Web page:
I am a piano teacher by day and a writer by every-other-chance-I-can-get, so today I’d like to combine the two and write about music. Specifically, about the powerful impact music can have.
Everyone has experienced it. You hear a tune and it transports you to another place, or brings you back to your childhood, or reminds you of a special person in your life, or instils a strong emotion. Sometimes it’s not possible to describe the effect it has. That is the magic of music – it is there when language is not enough. (And here I am trying to put it into words anyway. A writer’s got to try.)
There is no limitation to genre, or era, or artist, and it can encompass the broadest range of feeling, from the highest of highs to the lowest of lows. What might have no great significance to one listener might bring an enormous weight of memory to another. A simple melody can pack a potent punch.
The following are just a few examples of ways that music has affected me. (Clicking on the titles will bring you to recordings of the tunes on YouTube.)
This is the song that inspired me to write this blog post. It was the winner of the 2012 Eurovision Song Contest and, being a fan, I was familiar with it at the time. But it wasn’t until my thirtieth birthday four years later that it became a song with a deeper emotional connection for me. My husband played it at full volume on the morning of my birthday and whenever I hear it now I am transported back to that day, dancing around the kitchen and belting the song out at the top of my lungs. I had quite an upbeat attitude about turning thirty so for me ‘Euphoria’ carries with it a sense of optimism and potential. When I’m feeling down, it never fails to pick me up and put me back on my feet again.
I was fortunate to be a member of the Tipperary Millennium Orchestra for two years when I was in school. Not everyone gets the opportunity to play in an orchestra but those of you who have will know what a thrilling experience it is, and I think it cannot be topped by anything but ‘Finlandia’. It is a piece that is at times fierce, haunting, frantic and triumphant, and to blast it out along with sixty other people in a performance venue is beyond amazing. When I hear it, I long to be a part of it again – dead right arm notwithstanding (the tremolo for 2nd Violins is never-ending…).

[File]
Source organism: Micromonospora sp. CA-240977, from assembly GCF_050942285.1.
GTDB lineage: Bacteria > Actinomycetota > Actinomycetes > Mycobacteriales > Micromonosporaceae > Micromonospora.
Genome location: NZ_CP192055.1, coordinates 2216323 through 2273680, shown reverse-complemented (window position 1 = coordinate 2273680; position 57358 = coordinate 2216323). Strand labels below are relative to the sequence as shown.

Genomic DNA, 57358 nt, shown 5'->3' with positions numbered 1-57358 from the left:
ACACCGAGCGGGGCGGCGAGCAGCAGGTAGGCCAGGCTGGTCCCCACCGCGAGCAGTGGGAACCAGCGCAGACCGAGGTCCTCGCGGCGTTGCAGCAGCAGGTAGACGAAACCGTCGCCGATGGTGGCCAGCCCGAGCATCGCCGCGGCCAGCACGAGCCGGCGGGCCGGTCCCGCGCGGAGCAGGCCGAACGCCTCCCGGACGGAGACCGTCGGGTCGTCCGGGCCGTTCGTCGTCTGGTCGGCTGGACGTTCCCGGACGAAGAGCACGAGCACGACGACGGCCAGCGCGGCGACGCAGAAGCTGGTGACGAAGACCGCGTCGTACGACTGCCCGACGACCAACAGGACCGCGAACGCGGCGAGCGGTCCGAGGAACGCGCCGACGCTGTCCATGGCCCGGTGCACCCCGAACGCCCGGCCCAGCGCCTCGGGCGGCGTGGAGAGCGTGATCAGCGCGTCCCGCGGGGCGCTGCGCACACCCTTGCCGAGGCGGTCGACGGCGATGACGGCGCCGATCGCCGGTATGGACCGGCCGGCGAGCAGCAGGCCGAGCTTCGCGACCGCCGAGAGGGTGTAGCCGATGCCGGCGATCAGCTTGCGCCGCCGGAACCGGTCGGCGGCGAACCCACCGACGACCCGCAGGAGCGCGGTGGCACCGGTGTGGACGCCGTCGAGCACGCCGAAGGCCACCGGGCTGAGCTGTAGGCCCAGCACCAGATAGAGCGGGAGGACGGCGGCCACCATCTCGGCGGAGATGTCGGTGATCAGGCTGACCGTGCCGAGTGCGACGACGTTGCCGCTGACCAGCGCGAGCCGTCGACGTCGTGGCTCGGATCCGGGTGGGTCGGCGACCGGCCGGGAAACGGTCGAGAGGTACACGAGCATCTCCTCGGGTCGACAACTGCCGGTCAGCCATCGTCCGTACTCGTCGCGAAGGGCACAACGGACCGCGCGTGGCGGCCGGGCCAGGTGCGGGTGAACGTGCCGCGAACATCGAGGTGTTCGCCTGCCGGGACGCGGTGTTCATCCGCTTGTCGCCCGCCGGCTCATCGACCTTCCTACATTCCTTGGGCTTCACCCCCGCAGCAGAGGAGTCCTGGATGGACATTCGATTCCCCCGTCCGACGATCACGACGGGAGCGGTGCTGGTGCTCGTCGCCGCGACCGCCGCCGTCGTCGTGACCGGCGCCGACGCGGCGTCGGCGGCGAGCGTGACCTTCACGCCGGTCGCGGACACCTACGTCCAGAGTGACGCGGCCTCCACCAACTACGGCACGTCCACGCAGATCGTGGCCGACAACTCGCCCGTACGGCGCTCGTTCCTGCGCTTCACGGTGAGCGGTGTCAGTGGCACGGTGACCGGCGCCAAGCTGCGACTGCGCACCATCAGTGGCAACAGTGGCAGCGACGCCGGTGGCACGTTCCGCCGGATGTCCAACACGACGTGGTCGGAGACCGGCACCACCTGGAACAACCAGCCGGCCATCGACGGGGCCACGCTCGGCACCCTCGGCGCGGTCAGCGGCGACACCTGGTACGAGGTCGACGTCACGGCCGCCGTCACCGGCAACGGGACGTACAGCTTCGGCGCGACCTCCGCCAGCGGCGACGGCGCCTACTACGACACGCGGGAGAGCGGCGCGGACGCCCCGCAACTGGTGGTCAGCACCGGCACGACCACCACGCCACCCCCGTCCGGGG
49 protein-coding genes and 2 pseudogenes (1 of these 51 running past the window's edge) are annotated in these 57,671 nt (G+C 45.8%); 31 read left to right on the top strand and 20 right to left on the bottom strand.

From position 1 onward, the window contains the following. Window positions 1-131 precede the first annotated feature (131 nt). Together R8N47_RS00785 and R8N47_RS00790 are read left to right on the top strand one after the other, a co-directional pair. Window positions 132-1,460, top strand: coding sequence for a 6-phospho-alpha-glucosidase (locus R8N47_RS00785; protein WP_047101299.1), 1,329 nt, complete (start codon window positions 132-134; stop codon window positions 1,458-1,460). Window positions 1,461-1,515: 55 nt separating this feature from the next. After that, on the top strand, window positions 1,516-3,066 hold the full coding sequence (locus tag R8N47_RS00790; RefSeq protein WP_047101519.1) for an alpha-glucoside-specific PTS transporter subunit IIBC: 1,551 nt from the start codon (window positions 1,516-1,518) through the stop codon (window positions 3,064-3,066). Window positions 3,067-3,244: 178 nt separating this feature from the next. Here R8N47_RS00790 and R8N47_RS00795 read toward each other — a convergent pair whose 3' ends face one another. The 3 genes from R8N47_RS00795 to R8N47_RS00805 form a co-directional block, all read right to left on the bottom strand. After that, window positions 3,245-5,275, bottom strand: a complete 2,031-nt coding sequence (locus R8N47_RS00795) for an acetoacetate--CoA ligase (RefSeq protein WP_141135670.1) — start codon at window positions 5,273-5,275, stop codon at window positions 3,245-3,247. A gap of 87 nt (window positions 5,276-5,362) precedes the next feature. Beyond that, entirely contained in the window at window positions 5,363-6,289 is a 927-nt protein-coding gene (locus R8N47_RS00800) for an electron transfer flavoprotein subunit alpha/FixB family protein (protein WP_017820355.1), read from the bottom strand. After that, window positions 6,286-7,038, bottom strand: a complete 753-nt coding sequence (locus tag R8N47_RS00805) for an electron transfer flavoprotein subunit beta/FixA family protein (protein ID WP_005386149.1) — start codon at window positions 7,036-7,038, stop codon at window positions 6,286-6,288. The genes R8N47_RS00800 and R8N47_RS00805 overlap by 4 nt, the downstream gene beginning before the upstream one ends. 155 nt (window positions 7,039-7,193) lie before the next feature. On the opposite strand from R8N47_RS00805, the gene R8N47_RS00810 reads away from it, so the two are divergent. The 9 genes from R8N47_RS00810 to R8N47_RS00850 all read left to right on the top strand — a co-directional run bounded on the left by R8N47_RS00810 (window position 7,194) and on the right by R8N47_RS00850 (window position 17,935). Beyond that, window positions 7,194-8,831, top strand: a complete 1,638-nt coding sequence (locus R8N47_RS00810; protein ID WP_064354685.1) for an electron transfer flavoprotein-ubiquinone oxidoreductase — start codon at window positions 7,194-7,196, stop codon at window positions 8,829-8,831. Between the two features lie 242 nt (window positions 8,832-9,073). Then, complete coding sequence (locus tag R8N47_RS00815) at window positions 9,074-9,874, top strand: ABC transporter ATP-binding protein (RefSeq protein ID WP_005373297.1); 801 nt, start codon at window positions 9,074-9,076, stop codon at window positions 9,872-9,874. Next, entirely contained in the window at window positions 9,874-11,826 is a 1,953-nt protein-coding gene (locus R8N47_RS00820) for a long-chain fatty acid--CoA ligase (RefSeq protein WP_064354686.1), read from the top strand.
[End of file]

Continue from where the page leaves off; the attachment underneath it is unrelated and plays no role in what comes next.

I learned this prelude when I was fifteen and hammered it out so much at the time that I can still play it by muscle memory fifteen years later. This is my go-to piece of music when I’m angry. If I’m having a bad day and need to get it out of my system, I will sit at the piano and bang out all those big chords. The benefit of this is the energy I expend by playing it, and the catharsis that it brings. Thank you, Sergei, for being my therapist.
This song makes it onto the list, not because of any therapeutic emotions it evokes, but because when I hear it I find myself whisked back to Saturday, 12th June 2004, Phoenix Park, Dublin. This was the date and location of my first ever gig. Oh, did Jet play at it, I hear you ask? No, it was headlined by Red Hot Chili Peppers who did, to be fair, put on a great show. However, my overriding musical recollection from that day is not a Chili Peppers song.
Five acts in total took to the stage and in between performances the promoters took the opportunity to air ads across the big screens. Vodafone had an ad out at the time featuring Jet’s song ‘Are You Gonna Be My Girl?’. It was played so frequently throughout the day that every time it came on the thousands-strong crowd swelled into a chorus of ‘So one, two, three, take my hand and come with me, because you look so fine that I really wanna make you mine.‘ It was riotous and exhilarating and still so memorable, twelve years later.
This one is not only tied up in my own memories, but in my mother’s as well. I love to hear her tell the story of the first time she saw The Sound of Music. She was ten years old, it was her first trip to the cinema and they had to travel twenty miles to get there. The awe of that extraordinary movie experience continued to resonate with her as she sat in the back of the car on the long trip home afterwards, absolutely breath-taken by the event. My grandfather went out and bought the record the following day and she and her siblings played it to death.
I adore this story so, so much and I’ve heard it often enough that I can’t listen to the songs or watch the film without recalling my mother’s attachment to it – in particular, that unforgettable scene where Maria and the Captain dance to the Ländler and fall in love right before our eyes. It is beautiful and magical and intrinsically intertwined with the joy and wonder of a ten-year-old girl seeing it for the first time.
Those are some of the pieces of music that stir me but there are many more. It is an incredibly powerful medium that can tap into the deepest memories and stimulate the most profound emotions.
And it is universal. So what music affects you? Do you have a song that transports you to a particular time or place? Reminds you of a sad or happy occasion? Elicits an intense feeling? I would love to hear from you – do leave a comment if you have a musical experience you would like to share!